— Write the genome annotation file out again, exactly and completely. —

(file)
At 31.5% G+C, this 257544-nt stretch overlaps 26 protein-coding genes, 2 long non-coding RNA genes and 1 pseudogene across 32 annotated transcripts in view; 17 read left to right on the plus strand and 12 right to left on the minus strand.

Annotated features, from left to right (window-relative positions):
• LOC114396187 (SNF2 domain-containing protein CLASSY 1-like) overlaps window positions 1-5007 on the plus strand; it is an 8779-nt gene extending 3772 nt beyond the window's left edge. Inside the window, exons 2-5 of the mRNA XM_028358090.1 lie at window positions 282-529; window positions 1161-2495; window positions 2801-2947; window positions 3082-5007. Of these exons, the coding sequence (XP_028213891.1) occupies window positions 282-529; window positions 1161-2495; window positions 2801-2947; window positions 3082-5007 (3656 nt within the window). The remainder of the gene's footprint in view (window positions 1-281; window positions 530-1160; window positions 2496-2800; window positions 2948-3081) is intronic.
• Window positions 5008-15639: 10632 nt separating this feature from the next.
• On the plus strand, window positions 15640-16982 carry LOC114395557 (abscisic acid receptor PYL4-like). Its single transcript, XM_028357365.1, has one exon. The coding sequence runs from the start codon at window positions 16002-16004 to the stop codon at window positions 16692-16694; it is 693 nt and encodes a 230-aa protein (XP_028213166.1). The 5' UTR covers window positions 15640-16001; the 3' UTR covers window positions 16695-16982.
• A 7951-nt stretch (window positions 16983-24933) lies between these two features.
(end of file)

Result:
At 31.5% G+C, this 257544-nt stretch overlaps 26 protein-coding genes, 2 long non-coding RNA genes and 1 pseudogene across 32 annotated transcripts in view; 17 read left to right on the plus strand and 12 right to left on the minus strand.

Annotated features, from left to right (window-relative positions):
• LOC114396187 (SNF2 domain-containing protein CLASSY 1-like) overlaps window positions 1-5007 on the plus strand; it is an 8779-nt gene extending 3772 nt beyond the window's left edge. Inside the window, exons 2-5 of the mRNA XM_028358090.1 lie at window positions 282-529; window positions 1161-2495; window positions 2801-2947; window positions 3082-5007. Of these exons, the coding sequence (XP_028213891.1) occupies window positions 282-529; window positions 1161-2495; window positions 2801-2947; window positions 3082-5007 (3656 nt within the window). The remainder of the gene's footprint in view (window positions 1-281; window positions 530-1160; window positions 2496-2800; window positions 2948-3081) is intronic.
• Window positions 5008-15639: 10632 nt separating this feature from the next.
• On the plus strand, window positions 15640-16982 carry LOC114395557 (abscisic acid receptor PYL4-like). Its single transcript, XM_028357365.1, has one exon. The coding sequence runs from the start codon at window positions 16002-16004 to the stop codon at window positions 16692-16694; it is 693 nt and encodes a 230-aa protein (XP_028213166.1). The 5' UTR covers window positions 15640-16001; the 3' UTR covers window positions 16695-16982.
• A 7951-nt stretch (window positions 16983-24933) lies between these two features.